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Heat pump basics: how does zoning work for ducted and ductless systems?

January 18, 2022
heat pump

For many homeowners, installing an air source heat pump zoning system improves comfort and reduces energy costs. This is true for both ducted and ductless systems.* Before investigating how zoning works with heat pumps, it’s important to understand the difference between ducted and ductless systems.

Ductless (mini splits)

Ductless heat pump units, or mini splits, don’t require ductwork. They consist of one or more outdoor and indoor units and are available in a variety of styles. Ductless systems are ideal for heating and cooling rooms without ductwork such as four-season porches, garages, and additions, or for supplemental heating in old homes with radiators during shoulder seasons. Cold climate models can deliver heat in temperatures well below 0°F. These units can be a practical solution for heating and cooling when ductwork isn’t possible or economical to add. Ductless systems can also be whole-home solutions, especially with open floorplans.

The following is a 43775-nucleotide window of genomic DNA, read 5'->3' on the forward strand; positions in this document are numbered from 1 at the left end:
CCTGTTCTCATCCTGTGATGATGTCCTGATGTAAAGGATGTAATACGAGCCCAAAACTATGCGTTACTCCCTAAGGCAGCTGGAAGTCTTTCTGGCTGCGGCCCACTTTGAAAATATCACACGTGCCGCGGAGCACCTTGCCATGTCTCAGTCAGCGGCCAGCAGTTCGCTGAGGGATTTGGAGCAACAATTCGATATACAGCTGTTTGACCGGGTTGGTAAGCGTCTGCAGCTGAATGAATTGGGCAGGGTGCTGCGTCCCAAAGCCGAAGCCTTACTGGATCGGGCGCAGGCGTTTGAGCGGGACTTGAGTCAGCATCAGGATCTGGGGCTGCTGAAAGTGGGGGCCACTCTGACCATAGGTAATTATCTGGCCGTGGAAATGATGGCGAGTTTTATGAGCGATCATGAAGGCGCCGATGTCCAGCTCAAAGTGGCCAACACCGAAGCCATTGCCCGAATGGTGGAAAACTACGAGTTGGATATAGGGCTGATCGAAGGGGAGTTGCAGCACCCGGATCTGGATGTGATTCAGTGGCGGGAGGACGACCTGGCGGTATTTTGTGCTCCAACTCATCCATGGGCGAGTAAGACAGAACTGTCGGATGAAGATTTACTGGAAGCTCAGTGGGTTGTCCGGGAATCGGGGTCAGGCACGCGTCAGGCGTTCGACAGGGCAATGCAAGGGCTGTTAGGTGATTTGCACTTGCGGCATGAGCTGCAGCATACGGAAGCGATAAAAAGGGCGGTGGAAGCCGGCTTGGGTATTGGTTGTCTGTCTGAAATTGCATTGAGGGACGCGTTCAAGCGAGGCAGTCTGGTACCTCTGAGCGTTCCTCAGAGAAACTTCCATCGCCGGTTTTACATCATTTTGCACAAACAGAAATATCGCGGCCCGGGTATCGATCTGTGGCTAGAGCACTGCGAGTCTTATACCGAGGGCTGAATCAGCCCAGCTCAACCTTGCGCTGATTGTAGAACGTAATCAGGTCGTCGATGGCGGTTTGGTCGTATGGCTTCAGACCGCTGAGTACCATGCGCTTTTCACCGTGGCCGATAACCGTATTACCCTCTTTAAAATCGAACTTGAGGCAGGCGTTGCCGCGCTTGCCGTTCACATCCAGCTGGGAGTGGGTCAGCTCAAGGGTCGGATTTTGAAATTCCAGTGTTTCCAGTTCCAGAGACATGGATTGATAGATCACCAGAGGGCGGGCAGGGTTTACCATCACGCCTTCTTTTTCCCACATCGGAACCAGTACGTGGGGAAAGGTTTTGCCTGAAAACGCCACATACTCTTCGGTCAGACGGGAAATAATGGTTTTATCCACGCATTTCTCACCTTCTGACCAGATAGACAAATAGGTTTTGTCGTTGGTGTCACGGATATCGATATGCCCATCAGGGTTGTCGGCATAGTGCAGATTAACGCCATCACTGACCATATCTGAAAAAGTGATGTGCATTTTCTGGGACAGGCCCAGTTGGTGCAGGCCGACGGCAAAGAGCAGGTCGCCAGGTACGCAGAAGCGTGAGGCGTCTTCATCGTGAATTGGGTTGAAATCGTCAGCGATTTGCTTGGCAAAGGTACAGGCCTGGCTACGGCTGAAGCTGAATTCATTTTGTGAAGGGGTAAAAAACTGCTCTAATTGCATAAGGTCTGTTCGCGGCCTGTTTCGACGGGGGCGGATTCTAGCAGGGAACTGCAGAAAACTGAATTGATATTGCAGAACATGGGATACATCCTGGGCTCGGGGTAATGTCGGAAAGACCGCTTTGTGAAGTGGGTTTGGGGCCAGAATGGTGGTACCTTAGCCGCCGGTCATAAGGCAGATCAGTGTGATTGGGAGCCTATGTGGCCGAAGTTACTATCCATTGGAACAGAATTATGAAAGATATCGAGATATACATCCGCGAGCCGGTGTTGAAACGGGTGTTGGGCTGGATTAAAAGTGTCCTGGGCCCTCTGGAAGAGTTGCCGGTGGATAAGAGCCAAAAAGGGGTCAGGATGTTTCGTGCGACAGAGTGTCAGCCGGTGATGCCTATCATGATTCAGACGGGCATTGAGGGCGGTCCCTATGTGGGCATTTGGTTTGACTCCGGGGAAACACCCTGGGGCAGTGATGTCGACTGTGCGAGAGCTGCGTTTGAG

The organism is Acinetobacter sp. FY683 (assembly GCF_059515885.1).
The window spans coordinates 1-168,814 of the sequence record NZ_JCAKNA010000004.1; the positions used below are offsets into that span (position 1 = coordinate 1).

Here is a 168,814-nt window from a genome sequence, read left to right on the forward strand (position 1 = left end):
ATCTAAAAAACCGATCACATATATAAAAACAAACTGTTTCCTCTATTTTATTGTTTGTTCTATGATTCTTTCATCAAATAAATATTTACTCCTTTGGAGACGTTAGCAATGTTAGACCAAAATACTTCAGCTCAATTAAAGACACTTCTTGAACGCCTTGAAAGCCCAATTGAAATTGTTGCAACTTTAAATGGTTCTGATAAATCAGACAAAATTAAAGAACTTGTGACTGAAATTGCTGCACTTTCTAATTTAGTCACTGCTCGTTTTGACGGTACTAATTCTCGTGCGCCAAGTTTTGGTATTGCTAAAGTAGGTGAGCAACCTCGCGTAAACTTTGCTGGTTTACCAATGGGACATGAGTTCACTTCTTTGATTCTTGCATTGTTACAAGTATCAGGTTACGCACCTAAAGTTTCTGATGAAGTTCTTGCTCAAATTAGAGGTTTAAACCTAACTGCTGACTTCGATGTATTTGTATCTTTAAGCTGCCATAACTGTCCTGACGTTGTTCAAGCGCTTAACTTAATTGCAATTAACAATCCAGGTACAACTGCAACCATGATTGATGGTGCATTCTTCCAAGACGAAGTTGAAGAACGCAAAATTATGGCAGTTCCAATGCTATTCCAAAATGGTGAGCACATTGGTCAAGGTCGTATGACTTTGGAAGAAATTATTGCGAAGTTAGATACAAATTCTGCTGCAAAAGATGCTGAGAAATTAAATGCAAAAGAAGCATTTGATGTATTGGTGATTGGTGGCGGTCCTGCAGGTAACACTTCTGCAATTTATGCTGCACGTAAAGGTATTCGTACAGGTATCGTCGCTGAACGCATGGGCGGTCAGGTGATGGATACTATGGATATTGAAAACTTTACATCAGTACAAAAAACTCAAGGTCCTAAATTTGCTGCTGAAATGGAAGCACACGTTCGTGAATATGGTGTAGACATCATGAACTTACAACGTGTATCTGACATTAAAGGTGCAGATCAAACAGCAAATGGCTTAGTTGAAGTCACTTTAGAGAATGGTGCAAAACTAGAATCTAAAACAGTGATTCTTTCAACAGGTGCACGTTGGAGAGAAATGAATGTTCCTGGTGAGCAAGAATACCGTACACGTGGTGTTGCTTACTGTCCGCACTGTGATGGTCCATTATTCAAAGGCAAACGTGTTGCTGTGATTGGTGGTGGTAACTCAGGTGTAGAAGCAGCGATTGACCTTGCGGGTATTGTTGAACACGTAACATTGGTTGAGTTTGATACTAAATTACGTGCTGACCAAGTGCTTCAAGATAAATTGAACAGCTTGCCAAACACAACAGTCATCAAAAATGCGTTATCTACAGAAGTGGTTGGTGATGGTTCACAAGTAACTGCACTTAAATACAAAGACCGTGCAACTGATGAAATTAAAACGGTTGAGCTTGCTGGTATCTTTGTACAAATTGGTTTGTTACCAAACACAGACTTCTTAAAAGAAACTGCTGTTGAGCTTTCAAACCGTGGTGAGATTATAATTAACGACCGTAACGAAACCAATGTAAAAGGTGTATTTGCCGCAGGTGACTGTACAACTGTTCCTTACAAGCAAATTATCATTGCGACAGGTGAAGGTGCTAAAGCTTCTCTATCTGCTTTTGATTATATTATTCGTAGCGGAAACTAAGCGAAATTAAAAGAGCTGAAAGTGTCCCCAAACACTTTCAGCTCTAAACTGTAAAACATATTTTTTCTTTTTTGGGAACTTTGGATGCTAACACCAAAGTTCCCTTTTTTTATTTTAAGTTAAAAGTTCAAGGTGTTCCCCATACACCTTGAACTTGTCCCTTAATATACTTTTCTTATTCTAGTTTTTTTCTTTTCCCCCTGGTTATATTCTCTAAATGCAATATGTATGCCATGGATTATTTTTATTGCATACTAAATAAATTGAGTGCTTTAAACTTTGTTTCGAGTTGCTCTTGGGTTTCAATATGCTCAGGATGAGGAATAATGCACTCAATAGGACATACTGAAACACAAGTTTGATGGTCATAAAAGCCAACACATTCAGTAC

Ducted (central systems)

Ducted heat pump units, also known as central systems, are paired with a furnace and require ductwork to deliver heating and cooling throughout a home via forced air. Several manufacturers offer outdoor units that are compatible with any furnace, reducing the cost in some cases. Universal outdoor units are ideal for AC replacement and when the furnace doesn’t need to be replaced.

HVAC Zoning

Zoning allows homeowners to control heating and cooling settings in individual spaces, or rooms, rather than keeping the entire house the same temperature. Zoning controls can be installed with ducted and ductless heat pump systems. When set up properly, zoning controls can help homeowners save energy by only heating or cooling occupied rooms.

Tips for operating a zoned ductless system:

  • Utilize motion sensors on ductless systems to detect when people are in the room. Many manufacturers offer this feature, which automatically turns the indoor unit on when motion is detected. If motion isn’t detected after a specified period, the unit shuts off. Operation of motion sensors with heat pumps is the same as motion detectors with lights.
  • Shut units off when spaces are unoccupied using their remote control.
  • Utilize built in timers if available. Timer controls may be included on the unit’s remote control.

Tips for setting up a zoned ducted system:

  • Zoning a ducted system requires a thermostat with zoning capability. Each zone, or area of the home, needs to be programmed.
  • Most major heat pump manufacturers offer thermostats with zoning, so be sure to discuss it with contractors when receiving quotes.
  • If you have an existing ducted system and smart thermostat, you might already have zoning capabilities. Check the owner’s manual and thermostat settings or call the manufacturer to find out.



Peter Gephart

Former Account Manager

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